Just as actual use of a trademark is absolutely essential to any claim of trademark rights, termination of actual use terminates any claim of trademark rights.

It is, as one might imagine, rare that the holder of a trademark goes to the trouble of expressly declaring to the world that the holder is no longer using the trademark and no longer claims any rights with respect to it. In this regard, many trademarks die because the business with which they are associated dies, and the last thing those associated with a dying business will do, as a practical matter, is spend time acknowledging the death and employing the same kind of care in winding up the business (and the trademark) as was employed in creating them in the first place.

Given the foregoing, the term "abandonment" is an appropriate term to utilize with respect to trademarks which are no longer used. The attention of the trademark holder is diverted to other matters.

In this case, Small presented evidence that Big renamed the newsletter after the winter issue of 2004 and never thereafter used TaxHQ for the newsletter. Big claims that this alleged abandonment occurred because Big did not want people confused about the concurrent use of TaxHQ as a newsletter and as the name of a website as well. Small, on the other hand, points out that if you are using a service mark you ordinarily want to use it as much as possible, and that there is nothing inconsistent about using TaxHQ as the name of a newsletter and also as part of the name of a website ("Big TaxHQ").

In any event, Big did not present any evidence of the reasons given to the outside world for changing the name of the newsletter, as one would expect if Big felt that it had so much goodwill involved with the name TaxHQ. If Big really meant to transfer the alleged vast goodwill associated with the mark TaxHQ as the name of its newsletter to Bigs TaxHQ as the name of its website, or even as the service mark for the entire company itself, and had spent the millions it claims to have spent on the TaxHQ newsletter, then one would think that, at the very least, Big would provide evidence of communications with its clients explaining that it was rebuilding its image and that it was now operating as Big TaxHQ for all purposes whatsoever.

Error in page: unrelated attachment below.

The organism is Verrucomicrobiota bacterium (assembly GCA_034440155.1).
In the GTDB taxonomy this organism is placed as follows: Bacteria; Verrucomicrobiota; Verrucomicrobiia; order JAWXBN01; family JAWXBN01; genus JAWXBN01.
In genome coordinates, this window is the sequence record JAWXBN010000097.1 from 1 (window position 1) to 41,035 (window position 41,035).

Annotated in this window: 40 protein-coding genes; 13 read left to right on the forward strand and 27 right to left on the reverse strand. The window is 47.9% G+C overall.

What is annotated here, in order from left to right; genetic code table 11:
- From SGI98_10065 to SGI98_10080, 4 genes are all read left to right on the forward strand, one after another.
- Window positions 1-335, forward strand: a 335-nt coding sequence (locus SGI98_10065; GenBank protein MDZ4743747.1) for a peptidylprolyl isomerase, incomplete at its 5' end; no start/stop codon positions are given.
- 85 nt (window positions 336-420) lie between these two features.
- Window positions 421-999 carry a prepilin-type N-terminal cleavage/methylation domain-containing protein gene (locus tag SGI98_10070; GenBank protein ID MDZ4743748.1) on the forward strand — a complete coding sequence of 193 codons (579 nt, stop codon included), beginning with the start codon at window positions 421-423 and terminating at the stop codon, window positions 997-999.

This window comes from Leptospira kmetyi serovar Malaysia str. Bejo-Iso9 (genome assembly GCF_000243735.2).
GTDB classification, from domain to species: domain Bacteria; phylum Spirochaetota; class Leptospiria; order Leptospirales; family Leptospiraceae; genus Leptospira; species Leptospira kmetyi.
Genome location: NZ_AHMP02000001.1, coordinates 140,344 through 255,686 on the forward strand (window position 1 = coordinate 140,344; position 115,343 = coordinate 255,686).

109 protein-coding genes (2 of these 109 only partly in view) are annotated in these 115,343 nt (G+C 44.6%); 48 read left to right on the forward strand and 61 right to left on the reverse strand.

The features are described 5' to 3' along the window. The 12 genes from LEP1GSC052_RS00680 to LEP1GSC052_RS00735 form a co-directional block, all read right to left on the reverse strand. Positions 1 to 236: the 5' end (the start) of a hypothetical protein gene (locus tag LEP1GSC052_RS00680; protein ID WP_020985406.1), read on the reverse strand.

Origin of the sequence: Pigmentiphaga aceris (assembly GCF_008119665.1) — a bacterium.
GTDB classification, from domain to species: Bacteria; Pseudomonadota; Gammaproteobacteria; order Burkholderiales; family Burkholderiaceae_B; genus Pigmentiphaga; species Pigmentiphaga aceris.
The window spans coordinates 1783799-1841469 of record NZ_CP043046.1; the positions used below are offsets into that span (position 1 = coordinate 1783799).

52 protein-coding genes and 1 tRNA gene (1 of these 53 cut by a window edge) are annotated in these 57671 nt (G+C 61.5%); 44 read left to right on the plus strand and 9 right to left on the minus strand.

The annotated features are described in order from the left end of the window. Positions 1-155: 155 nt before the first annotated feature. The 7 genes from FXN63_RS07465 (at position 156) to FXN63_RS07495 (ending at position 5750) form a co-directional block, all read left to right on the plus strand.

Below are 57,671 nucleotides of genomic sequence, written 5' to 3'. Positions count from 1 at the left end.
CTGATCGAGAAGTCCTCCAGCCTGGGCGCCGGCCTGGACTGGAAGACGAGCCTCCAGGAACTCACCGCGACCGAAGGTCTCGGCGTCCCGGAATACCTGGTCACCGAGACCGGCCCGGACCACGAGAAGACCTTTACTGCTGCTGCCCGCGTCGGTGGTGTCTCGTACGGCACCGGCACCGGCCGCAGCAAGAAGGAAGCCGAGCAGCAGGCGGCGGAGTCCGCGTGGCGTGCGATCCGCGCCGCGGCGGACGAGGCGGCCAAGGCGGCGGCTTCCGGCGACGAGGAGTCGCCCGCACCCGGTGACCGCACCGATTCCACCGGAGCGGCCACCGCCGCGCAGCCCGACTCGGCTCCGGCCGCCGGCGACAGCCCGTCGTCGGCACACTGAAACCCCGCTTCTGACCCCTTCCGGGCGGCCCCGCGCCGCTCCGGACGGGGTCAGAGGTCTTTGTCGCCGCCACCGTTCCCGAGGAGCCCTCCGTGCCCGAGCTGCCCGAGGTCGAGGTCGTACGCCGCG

Instead, it simply gave its newsletter a new name and consigned the former name of the newsletter (TaxHQ) to the dust bin of history. In short, it does not appear that Big made any attempt to connect the two uses Big was making of TaxHQ (the past use it made of TaxHQ as the name of the newsletter, and the new use it was making of Bigs TaxHQ for other purposes) as one would think would have been done if Big intended to tack the priority of the dead use on the newsletter to the new use as a part of Big TaxHQ.

From Small's standpoint, the argument is that if Big made no attempt to tie its two uses together, then the court should not permit it to tie its two uses together (as a change of use or otherwise) in a belated effort to leapfrog Small's appearance on the scene in 1999.

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